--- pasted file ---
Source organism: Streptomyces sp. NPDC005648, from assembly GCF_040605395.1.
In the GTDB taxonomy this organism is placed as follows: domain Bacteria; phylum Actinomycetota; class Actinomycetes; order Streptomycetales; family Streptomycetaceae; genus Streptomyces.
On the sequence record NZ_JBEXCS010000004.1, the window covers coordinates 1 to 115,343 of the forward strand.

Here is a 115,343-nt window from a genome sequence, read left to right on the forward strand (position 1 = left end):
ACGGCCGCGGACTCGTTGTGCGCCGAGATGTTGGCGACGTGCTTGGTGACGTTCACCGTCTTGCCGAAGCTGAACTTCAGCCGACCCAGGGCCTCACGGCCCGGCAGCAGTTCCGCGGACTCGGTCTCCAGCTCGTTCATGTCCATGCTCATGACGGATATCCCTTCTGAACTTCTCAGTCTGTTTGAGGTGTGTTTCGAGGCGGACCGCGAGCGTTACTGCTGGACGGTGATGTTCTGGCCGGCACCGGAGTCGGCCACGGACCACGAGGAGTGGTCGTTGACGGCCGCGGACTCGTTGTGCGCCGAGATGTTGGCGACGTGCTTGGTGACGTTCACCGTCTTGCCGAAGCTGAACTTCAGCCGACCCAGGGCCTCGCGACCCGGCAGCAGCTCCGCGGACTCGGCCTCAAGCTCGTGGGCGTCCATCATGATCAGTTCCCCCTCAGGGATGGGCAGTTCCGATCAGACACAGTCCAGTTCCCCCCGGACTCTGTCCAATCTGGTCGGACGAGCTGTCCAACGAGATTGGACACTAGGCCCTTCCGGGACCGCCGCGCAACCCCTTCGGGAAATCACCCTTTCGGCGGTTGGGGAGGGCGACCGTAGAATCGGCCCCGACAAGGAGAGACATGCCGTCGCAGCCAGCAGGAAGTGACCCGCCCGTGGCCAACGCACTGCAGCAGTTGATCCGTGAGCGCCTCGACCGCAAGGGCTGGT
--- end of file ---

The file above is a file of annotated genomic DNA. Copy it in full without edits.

Source organism: Streptomyces sp. NPDC005648, from assembly GCF_040605395.1.
In the GTDB taxonomy this organism is placed as follows: domain Bacteria; phylum Actinomycetota; class Actinomycetes; order Streptomycetales; family Streptomycetaceae; genus Streptomyces.
On the sequence record NZ_JBEXCS010000004.1, the window covers coordinates 1 to 115,343 of the forward strand.

Here is a 115,343-nt window from a genome sequence, read left to right on the forward strand (position 1 = left end):
ACGGCCGCGGACTCGTTGTGCGCCGAGATGTTGGCGACGTGCTTGGTGACGTTCACCGTCTTGCCGAAGCTGAACTTCAGCCGACCCAGGGCCTCACGGCCCGGCAGCAGTTCCGCGGACTCGGTCTCCAGCTCGTTCATGTCCATGCTCATGACGGATATCCCTTCTGAACTTCTCAGTCTGTTTGAGGTGTGTTTCGAGGCGGACCGCGAGCGTTACTGCTGGACGGTGATGTTCTGGCCGGCACCGGAGTCGGCCACGGACCACGAGGAGTGGTCGTTGACGGCCGCGGACTCGTTGTGCGCCGAGATGTTGGCGACGTGCTTGGTGACGTTCACCGTCTTGCCGAAGCTGAACTTCAGCCGACCCAGGGCCTCGCGACCCGGCAGCAGCTCCGCGGACTCGGCCTCAAGCTCGTGGGCGTCCATCATGATCAGTTCCCCCTCAGGGATGGGCAGTTCCGATCAGACACAGTCCAGTTCCCCCCGGACTCTGTCCAATCTGGTCGGACGAGCTGTCCAACGAGATTGGACACTAGGCCCTTCCGGGACCGCCGCGCAACCCCTTCGGGAAATCACCCTTTCGGCGGTTGGGGAGGGCGACCGTAGAATCGGCCCCGACAAGGAGAGACATGCCGTCGCAGCCAGCAGGAAGTGACCCGCCCGTGGCCAACGCACTGCAGCAGTTGATCCGTGAGCGCCTCGACCGCAAGGGCTGGT